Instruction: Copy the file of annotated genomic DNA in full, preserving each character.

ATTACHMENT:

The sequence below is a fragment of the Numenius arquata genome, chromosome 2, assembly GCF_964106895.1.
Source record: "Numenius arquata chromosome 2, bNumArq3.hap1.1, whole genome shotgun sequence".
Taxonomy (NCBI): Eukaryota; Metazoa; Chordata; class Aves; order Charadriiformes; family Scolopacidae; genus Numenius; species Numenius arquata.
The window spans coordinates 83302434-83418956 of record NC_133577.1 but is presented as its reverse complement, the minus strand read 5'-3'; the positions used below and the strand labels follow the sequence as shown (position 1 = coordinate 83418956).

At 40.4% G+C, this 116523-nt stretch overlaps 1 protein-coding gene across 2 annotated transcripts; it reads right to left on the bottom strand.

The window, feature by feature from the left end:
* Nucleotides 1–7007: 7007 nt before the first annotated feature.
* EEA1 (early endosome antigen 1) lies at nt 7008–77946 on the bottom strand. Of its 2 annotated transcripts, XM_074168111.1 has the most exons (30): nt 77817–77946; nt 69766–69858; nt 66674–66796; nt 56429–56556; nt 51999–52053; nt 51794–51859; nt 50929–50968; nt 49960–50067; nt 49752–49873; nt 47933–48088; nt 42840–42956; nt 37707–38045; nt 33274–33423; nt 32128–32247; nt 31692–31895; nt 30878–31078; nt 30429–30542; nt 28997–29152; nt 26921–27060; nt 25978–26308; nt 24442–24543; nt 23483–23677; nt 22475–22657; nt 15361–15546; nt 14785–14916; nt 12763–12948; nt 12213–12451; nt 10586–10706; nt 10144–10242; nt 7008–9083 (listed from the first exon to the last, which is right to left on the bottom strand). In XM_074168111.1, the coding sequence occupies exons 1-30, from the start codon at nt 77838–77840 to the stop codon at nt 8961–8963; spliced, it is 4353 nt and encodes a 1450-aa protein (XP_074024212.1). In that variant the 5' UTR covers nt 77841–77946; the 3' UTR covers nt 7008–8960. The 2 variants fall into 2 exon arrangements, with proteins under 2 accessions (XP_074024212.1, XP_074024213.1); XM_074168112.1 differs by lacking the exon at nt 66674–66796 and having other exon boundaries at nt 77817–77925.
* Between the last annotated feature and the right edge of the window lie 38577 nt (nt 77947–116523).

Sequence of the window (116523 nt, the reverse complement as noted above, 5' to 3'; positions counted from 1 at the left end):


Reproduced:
The sequence below is a fragment of the Numenius arquata genome, chromosome 2, assembly GCF_964106895.1.
Source record: "Numenius arquata chromosome 2, bNumArq3.hap1.1, whole genome shotgun sequence".
Taxonomy (NCBI): Eukaryota; Metazoa; Chordata; class Aves; order Charadriiformes; family Scolopacidae; genus Numenius; species Numenius arquata.
The window spans coordinates 83302434-83418956 of record NC_133577.1 but is presented as its reverse complement, the minus strand read 5'-3'; the positions used below and the strand labels follow the sequence as shown (position 1 = coordinate 83418956).

At 40.4% G+C, this 116523-nt stretch overlaps 1 protein-coding gene across 2 annotated transcripts; it reads right to left on the bottom strand.

The window, feature by feature from the left end:
* Nucleotides 1–7007: 7007 nt before the first annotated feature.
* EEA1 (early endosome antigen 1) lies at nt 7008–77946 on the bottom strand. Of its 2 annotated transcripts, XM_074168111.1 has the most exons (30): nt 77817–77946; nt 69766–69858; nt 66674–66796; nt 56429–56556; nt 51999–52053; nt 51794–51859; nt 50929–50968; nt 49960–50067; nt 49752–49873; nt 47933–48088; nt 42840–42956; nt 37707–38045; nt 33274–33423; nt 32128–32247; nt 31692–31895; nt 30878–31078; nt 30429–30542; nt 28997–29152; nt 26921–27060; nt 25978–26308; nt 24442–24543; nt 23483–23677; nt 22475–22657; nt 15361–15546; nt 14785–14916; nt 12763–12948; nt 12213–12451; nt 10586–10706; nt 10144–10242; nt 7008–9083 (listed from the first exon to the last, which is right to left on the bottom strand). In XM_074168111.1, the coding sequence occupies exons 1-30, from the start codon at nt 77838–77840 to the stop codon at nt 8961–8963; spliced, it is 4353 nt and encodes a 1450-aa protein (XP_074024212.1). In that variant the 5' UTR covers nt 77841–77946; the 3' UTR covers nt 7008–8960. The 2 variants fall into 2 exon arrangements, with proteins under 2 accessions (XP_074024212.1, XP_074024213.1); XM_074168112.1 differs by lacking the exon at nt 66674–66796 and having other exon boundaries at nt 77817–77925.
* Between the last annotated feature and the right edge of the window lie 38577 nt (nt 77947–116523).

Sequence of the window (116523 nt, the reverse complement as noted above, 5' to 3'; positions counted from 1 at the left end):